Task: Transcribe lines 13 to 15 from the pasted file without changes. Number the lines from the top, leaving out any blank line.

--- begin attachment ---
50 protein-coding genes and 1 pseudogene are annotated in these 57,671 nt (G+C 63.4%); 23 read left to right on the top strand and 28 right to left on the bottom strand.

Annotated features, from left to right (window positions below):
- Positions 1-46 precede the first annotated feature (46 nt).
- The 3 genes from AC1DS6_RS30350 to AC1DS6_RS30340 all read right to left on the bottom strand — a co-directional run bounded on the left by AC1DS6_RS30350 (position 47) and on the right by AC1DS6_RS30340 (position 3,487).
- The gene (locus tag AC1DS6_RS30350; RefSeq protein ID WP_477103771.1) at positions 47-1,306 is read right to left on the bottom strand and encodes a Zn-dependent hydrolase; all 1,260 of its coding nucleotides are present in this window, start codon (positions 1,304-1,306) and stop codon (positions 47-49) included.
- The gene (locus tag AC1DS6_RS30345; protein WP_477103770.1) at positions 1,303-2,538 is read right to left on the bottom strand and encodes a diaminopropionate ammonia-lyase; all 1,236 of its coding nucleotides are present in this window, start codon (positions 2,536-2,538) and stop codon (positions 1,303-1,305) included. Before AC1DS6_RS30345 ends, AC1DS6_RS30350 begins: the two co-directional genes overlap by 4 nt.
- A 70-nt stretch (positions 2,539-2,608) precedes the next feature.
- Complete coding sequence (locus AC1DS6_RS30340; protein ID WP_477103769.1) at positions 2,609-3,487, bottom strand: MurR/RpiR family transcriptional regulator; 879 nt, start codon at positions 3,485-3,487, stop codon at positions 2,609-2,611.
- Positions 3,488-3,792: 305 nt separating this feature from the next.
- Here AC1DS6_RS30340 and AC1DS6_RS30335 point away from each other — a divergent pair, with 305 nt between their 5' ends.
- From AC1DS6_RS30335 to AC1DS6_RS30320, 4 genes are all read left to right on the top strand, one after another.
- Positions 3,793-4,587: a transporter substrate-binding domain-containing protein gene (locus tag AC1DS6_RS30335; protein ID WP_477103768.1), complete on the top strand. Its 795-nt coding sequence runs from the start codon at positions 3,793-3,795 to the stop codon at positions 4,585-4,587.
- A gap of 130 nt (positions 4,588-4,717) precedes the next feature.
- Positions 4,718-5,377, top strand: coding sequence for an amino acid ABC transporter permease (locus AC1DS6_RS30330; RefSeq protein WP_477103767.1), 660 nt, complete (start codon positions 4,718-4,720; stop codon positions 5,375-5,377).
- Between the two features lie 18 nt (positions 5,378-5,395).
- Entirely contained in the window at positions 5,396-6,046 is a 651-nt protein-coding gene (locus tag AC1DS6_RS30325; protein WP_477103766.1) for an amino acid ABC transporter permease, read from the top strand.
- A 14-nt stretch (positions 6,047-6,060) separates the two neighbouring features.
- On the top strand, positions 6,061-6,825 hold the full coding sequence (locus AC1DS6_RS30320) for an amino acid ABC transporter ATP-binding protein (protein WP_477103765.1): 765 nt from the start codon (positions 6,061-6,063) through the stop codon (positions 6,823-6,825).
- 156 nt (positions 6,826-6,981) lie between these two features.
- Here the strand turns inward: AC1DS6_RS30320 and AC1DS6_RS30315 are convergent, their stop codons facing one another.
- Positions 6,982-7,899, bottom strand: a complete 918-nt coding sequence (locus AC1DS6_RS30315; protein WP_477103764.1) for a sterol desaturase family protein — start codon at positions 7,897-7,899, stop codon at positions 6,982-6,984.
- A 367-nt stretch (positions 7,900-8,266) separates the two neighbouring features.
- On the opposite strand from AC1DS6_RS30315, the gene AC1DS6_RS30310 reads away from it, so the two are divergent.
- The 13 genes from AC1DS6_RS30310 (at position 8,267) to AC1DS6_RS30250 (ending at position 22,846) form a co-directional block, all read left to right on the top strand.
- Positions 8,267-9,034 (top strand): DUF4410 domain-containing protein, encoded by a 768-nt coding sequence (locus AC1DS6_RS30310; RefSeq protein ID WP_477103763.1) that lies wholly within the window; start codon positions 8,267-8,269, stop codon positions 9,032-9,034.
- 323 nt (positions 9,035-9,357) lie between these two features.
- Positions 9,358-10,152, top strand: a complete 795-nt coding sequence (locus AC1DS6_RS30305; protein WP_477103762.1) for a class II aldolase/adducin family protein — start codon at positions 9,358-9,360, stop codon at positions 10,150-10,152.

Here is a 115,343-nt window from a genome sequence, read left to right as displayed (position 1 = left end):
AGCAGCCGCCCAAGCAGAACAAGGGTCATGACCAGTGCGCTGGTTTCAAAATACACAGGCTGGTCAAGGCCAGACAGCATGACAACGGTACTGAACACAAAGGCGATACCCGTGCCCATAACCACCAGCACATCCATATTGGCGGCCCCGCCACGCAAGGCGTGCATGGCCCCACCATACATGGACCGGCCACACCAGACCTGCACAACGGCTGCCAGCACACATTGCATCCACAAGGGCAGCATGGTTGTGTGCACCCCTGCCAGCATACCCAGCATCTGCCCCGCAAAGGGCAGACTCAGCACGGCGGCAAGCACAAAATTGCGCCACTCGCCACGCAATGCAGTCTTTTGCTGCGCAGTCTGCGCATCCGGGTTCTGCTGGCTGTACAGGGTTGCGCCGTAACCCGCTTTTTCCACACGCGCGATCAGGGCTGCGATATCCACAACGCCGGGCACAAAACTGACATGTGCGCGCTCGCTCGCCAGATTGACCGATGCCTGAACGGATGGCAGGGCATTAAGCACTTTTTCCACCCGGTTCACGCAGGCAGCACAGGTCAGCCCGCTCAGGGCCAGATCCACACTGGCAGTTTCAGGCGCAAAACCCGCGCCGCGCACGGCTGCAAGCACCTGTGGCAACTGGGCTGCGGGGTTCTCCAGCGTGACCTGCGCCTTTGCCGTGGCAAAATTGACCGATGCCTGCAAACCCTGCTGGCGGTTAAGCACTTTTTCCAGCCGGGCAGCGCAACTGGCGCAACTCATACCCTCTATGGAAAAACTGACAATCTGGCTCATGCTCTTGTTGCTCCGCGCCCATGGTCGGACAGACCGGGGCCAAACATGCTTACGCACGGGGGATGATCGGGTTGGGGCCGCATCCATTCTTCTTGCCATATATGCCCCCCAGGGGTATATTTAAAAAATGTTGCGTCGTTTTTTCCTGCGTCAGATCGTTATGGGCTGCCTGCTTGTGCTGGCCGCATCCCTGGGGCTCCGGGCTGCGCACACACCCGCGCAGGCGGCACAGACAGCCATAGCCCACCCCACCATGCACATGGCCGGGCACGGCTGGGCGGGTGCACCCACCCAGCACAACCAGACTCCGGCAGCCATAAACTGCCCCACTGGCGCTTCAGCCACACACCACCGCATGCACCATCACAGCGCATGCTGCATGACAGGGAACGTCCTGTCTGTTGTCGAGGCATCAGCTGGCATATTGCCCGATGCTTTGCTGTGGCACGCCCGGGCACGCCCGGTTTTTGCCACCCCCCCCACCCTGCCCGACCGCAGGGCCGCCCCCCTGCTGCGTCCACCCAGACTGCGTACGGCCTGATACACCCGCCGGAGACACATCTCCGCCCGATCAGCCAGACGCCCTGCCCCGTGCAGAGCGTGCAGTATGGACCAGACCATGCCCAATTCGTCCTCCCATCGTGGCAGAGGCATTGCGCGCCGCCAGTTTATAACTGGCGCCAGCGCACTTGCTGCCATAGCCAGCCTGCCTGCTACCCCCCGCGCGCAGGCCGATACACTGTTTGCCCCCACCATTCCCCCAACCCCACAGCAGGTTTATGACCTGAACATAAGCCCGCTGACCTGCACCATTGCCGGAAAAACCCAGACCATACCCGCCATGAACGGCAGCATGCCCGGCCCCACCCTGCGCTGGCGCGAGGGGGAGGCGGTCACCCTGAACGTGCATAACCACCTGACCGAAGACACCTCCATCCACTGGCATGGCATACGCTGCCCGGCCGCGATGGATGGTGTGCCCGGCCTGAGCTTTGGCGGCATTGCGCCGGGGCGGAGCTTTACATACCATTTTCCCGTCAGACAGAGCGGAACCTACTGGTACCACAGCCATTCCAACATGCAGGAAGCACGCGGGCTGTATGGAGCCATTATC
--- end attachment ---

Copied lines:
- A gap of 130 nt (positions 4,588-4,717) precedes the next feature.
- Positions 4,718-5,377, top strand: coding sequence for an amino acid ABC transporter permease (locus AC1DS6_RS30330; RefSeq protein WP_477103767.1), 660 nt, complete (start codon positions 4,718-4,720; stop codon positions 5,375-5,377).
- Between the two features lie 18 nt (positions 5,378-5,395).